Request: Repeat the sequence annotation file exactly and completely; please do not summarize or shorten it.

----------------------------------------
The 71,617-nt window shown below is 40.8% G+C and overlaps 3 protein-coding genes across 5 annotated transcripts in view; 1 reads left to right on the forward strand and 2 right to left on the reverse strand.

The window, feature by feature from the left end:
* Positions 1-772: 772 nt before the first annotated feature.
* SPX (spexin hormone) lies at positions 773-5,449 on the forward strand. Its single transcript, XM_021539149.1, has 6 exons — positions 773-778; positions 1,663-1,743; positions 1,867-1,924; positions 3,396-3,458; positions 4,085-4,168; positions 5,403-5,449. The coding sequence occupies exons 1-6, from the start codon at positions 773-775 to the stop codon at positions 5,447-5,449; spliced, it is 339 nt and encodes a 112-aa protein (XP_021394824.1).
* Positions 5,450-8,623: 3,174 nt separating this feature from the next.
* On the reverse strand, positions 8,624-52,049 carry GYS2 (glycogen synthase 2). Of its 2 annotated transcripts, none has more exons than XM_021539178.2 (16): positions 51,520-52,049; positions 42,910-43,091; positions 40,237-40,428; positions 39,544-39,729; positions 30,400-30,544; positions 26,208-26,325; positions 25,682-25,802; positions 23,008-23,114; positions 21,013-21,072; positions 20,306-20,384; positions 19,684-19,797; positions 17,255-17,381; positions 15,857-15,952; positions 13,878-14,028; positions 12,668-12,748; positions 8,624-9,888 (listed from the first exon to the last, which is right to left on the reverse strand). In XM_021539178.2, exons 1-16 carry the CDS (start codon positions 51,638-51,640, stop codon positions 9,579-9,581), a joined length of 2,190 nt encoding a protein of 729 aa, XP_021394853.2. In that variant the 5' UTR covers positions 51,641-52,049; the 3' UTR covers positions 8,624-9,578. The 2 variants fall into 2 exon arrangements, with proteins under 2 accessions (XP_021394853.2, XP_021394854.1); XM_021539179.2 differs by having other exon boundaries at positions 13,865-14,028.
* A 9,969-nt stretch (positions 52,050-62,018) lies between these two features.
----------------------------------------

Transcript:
The 71,617-nt window shown below is 40.8% G+C and overlaps 3 protein-coding genes across 5 annotated transcripts in view; 1 reads left to right on the forward strand and 2 right to left on the reverse strand.

The window, feature by feature from the left end:
* Positions 1-772: 772 nt before the first annotated feature.
* SPX (spexin hormone) lies at positions 773-5,449 on the forward strand. Its single transcript, XM_021539149.1, has 6 exons — positions 773-778; positions 1,663-1,743; positions 1,867-1,924; positions 3,396-3,458; positions 4,085-4,168; positions 5,403-5,449. The coding sequence occupies exons 1-6, from the start codon at positions 773-775 to the stop codon at positions 5,447-5,449; spliced, it is 339 nt and encodes a 112-aa protein (XP_021394824.1).
* Positions 5,450-8,623: 3,174 nt separating this feature from the next.
* On the reverse strand, positions 8,624-52,049 carry GYS2 (glycogen synthase 2). Of its 2 annotated transcripts, none has more exons than XM_021539178.2 (16): positions 51,520-52,049; positions 42,910-43,091; positions 40,237-40,428; positions 39,544-39,729; positions 30,400-30,544; positions 26,208-26,325; positions 25,682-25,802; positions 23,008-23,114; positions 21,013-21,072; positions 20,306-20,384; positions 19,684-19,797; positions 17,255-17,381; positions 15,857-15,952; positions 13,878-14,028; positions 12,668-12,748; positions 8,624-9,888 (listed from the first exon to the last, which is right to left on the reverse strand). In XM_021539178.2, exons 1-16 carry the CDS (start codon positions 51,638-51,640, stop codon positions 9,579-9,581), a joined length of 2,190 nt encoding a protein of 729 aa, XP_021394853.2. In that variant the 5' UTR covers positions 51,641-52,049; the 3' UTR covers positions 8,624-9,578. The 2 variants fall into 2 exon arrangements, with proteins under 2 accessions (XP_021394853.2, XP_021394854.1); XM_021539179.2 differs by having other exon boundaries at positions 13,865-14,028.
* A 9,969-nt stretch (positions 52,050-62,018) lies between these two features.